April 24, 2002: Class Notes


1991-2001 & Graduate School

Class Notes Profile:
Big plans for the Big Apple
Gifford Miller ’92 takes over the City Council

Photo by Dan Luhmann

Following months of round-the-clock jockeying, Gifford Miller ’92 is finally the second most powerful politician in New York City. A Democrat who has represented Manhattan’s Upper East Side on the City Council for six years, he was unanimously elected council speaker by his colleagues on January 9. That puts Miller in charge of the legislative body that has almost equal power to Mayor Michael Bloomberg.

Boy-faced and full of youthful energy, Miller, a one-time politics major who is married to Pamela Addison ’92, now has the lion’s share of input as the council votes on new laws, considers land-use issues, and allocates large sums of money. “There’s a lot to do,” says Miller, who worked as chief of staff for Congresswoman Carolyn Maloney (D—N.Y.) before running for his current position.

One of Miller’s biggest challenges will be closing the city’s $4-billion-plus budget deficit. “We’ve lost thousands of jobs,” he says. “We face the largest budget gaps since the crisis of the mid-1970s.” Miller has already started lobbying the state legislature to reinstate a commuter tax, which would hit up suburban residents who travel within city limits to make their livings. And he has slashed the stipends that City Council members get for serving on committees, a mostly symbolic, belt-tightening measure that reduced his own six-figure salary by $10,000. Miller also aims to redevelop the part of Manhattan devastated by the terrorist attacks, and to improve the city’s public education system.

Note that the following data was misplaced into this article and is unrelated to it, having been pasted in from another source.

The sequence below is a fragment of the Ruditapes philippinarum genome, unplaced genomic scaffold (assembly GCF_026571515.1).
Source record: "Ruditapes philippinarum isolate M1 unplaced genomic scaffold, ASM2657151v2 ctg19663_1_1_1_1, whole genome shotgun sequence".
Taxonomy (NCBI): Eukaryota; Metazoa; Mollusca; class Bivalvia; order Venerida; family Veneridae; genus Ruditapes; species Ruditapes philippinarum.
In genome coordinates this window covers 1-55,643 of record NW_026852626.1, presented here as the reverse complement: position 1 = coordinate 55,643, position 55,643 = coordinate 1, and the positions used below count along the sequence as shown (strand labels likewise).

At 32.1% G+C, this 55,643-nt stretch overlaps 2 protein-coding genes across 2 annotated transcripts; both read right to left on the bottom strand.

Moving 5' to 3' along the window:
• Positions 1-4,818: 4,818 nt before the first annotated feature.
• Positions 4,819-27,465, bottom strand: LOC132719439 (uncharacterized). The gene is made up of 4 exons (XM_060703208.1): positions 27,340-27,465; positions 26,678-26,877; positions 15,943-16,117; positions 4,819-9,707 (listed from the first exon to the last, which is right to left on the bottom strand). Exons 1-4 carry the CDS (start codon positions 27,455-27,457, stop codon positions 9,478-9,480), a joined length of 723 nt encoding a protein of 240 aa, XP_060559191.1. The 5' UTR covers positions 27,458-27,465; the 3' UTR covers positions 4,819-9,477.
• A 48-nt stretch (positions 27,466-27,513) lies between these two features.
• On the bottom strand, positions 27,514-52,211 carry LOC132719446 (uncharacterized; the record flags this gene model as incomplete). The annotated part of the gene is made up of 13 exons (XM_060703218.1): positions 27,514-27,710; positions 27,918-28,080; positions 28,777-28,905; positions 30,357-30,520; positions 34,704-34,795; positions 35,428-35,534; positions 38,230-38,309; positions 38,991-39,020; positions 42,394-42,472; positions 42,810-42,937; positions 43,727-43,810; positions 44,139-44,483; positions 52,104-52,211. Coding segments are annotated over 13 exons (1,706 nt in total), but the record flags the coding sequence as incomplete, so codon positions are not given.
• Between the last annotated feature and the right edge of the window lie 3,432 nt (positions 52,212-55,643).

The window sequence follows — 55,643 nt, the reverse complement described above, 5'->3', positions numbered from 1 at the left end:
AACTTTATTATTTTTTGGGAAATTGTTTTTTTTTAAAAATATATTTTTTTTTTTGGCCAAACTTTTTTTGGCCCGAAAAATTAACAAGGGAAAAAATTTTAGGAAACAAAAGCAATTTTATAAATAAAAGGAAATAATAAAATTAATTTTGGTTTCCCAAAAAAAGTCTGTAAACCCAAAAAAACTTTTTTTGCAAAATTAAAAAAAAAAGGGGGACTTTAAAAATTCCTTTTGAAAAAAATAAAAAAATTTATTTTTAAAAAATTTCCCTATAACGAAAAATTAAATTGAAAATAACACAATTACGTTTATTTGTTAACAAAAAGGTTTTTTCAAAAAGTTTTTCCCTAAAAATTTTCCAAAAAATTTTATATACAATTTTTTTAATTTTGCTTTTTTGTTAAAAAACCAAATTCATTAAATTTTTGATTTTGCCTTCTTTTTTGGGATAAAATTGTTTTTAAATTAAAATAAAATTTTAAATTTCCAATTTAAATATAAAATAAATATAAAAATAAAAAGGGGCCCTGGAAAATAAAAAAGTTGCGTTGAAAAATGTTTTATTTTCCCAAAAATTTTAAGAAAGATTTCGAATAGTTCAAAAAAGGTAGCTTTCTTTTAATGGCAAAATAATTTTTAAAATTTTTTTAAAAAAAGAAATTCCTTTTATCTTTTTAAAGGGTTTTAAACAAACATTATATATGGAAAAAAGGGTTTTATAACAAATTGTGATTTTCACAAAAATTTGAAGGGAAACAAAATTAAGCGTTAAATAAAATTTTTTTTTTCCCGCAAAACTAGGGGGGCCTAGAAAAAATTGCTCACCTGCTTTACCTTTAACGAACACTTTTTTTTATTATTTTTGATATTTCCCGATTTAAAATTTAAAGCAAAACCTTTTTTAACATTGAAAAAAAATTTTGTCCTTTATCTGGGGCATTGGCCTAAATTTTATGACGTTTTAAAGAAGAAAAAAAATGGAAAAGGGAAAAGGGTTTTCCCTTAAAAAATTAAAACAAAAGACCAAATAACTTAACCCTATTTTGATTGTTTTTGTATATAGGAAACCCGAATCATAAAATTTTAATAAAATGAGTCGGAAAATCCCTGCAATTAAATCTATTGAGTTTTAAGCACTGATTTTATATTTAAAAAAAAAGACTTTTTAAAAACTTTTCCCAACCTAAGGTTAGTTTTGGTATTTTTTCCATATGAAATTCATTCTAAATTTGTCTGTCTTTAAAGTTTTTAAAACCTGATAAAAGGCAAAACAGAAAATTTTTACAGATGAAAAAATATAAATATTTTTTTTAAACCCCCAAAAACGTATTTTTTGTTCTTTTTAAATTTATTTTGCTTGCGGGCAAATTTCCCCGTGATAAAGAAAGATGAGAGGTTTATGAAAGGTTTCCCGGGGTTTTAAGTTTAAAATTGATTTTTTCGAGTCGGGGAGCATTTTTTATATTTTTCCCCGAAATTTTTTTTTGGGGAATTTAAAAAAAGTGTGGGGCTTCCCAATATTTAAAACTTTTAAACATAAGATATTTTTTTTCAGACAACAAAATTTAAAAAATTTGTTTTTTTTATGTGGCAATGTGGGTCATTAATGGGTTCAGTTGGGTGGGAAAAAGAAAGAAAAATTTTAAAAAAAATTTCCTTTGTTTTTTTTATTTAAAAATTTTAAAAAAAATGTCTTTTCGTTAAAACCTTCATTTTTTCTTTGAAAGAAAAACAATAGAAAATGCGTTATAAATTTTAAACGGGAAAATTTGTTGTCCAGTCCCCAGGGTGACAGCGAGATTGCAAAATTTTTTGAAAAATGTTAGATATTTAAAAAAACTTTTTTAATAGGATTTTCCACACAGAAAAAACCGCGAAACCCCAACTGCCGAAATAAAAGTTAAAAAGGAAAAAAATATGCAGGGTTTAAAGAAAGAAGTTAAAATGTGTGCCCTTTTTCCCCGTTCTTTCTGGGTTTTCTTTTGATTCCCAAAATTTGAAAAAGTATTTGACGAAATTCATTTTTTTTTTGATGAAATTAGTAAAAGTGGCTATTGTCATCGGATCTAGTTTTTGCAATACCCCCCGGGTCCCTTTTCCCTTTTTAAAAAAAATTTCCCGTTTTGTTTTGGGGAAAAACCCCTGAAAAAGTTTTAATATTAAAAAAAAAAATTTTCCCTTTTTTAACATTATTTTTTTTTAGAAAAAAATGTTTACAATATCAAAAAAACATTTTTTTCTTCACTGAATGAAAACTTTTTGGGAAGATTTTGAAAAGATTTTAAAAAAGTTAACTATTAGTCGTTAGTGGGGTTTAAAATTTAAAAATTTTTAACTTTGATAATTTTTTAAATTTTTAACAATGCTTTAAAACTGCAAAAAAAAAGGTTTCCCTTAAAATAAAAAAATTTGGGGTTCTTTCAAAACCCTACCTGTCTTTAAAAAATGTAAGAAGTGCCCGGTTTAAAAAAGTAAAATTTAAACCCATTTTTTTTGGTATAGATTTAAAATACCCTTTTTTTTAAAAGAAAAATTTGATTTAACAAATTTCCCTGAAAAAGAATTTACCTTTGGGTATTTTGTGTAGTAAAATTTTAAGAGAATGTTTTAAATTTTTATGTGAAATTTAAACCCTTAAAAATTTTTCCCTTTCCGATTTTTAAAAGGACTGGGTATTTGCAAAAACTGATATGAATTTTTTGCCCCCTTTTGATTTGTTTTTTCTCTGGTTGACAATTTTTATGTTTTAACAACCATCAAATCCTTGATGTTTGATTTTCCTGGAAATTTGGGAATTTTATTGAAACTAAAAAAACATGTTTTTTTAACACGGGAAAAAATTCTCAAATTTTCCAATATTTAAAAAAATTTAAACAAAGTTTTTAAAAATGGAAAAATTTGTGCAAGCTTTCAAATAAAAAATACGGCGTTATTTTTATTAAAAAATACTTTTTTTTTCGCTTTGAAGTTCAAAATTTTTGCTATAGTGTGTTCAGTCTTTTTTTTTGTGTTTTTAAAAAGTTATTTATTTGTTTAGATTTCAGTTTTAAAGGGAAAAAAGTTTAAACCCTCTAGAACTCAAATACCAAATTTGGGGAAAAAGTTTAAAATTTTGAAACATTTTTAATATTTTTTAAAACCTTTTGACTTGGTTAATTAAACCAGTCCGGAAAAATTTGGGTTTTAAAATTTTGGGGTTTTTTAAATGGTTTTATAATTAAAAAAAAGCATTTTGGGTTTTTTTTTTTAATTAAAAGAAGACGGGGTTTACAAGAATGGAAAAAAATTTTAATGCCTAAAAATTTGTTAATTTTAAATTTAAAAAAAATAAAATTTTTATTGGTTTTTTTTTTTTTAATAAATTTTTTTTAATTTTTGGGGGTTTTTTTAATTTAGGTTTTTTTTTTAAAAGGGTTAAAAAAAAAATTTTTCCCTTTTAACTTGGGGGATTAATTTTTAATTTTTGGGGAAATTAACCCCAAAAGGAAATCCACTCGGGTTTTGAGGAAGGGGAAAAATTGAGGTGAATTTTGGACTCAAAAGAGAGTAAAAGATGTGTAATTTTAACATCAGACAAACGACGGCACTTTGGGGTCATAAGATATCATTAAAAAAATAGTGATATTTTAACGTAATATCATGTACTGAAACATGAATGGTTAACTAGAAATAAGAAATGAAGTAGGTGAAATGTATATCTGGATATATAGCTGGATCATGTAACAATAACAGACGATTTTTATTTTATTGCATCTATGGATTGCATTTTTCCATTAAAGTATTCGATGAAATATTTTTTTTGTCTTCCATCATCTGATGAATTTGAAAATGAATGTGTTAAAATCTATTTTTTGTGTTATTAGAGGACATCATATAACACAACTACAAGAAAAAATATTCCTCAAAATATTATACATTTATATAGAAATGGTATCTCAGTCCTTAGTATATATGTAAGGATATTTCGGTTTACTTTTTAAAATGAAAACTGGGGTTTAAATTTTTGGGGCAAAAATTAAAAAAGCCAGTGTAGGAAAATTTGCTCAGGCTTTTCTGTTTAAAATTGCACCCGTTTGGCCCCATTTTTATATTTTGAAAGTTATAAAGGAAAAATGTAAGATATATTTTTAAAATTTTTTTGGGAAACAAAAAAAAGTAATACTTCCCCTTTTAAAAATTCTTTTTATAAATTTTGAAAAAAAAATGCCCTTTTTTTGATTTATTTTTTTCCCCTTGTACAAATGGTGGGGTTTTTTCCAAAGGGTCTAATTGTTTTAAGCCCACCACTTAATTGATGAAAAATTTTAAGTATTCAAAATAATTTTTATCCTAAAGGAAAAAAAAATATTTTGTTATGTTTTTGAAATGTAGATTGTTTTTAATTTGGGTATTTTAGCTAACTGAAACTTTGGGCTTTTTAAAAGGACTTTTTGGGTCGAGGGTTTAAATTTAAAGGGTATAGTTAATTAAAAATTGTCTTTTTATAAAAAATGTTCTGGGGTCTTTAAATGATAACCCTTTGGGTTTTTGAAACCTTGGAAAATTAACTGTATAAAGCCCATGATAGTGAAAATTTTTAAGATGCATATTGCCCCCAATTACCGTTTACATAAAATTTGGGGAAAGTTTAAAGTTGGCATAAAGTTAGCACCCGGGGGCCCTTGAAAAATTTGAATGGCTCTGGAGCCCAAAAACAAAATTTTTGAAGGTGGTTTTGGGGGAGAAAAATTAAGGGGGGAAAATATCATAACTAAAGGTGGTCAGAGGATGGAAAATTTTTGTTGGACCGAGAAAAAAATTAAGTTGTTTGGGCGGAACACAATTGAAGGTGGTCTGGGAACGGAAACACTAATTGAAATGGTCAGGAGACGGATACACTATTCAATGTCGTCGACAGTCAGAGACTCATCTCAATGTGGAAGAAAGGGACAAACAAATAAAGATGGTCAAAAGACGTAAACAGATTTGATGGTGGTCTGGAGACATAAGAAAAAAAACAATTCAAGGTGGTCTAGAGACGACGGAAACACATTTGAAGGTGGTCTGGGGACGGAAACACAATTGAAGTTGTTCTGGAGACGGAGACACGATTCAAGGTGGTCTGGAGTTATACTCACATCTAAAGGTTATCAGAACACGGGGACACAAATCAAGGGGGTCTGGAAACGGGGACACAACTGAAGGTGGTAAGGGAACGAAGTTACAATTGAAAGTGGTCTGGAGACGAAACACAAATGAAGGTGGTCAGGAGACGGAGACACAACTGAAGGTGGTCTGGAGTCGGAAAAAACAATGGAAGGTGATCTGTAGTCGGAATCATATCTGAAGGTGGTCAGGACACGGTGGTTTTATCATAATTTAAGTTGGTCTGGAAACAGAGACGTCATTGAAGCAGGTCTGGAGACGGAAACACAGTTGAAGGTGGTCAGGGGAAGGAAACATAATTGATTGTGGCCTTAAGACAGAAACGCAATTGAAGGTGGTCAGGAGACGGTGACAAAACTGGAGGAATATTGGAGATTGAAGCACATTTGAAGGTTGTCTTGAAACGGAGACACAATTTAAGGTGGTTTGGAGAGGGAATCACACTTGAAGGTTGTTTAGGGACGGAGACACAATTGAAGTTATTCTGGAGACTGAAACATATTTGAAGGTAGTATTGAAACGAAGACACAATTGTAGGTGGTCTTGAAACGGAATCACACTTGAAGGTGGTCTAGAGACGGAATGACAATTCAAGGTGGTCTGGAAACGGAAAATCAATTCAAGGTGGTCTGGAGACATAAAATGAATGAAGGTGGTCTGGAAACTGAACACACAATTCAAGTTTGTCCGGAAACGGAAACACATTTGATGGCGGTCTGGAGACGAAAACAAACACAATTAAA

When the council gets around to social issues, Miller will push a liberal platform. He has consistently favored lesbian, gay, bisexual, and transgender rights, and once drafted legislation that would require the city’s health care providers to offer contraception services in their benefit packages.

But getting legislation passed is tricky in Gotham. With the nation’s fourth-largest public budget — only California, New York State, and the federal government have larger pots of money — the 51-member City Council represents a city of 8,000,000 residents who speak more than 170 languages. To get the speakership, Miller carefully built a coalition of support among Latinos and African Americans, business people and labor unions, Brooklynites and Staten Islanders, Jews and Christians, even Democrats and Republicans. Now he has to keep that group together if he wants to get anything accomplished.

Time is not on Miller’s side. Due to a term-limit law that he helped pass, he will be forced out of office in two years. He cannot immediately seek re-election. But a lot can happen in two years in New York City, and Miller doesn’t seem too worried about his future. “I’ve only been council speaker for three months now, and I want to focus entirely on that during these incredible times,” he says. “I love this city, and no matter what I do, I’d like to continue contributing to it.”

By Rob MacKay ’89

Rob MacKay ’89 edits the Times Newsweekly, a newspaper in Queens.


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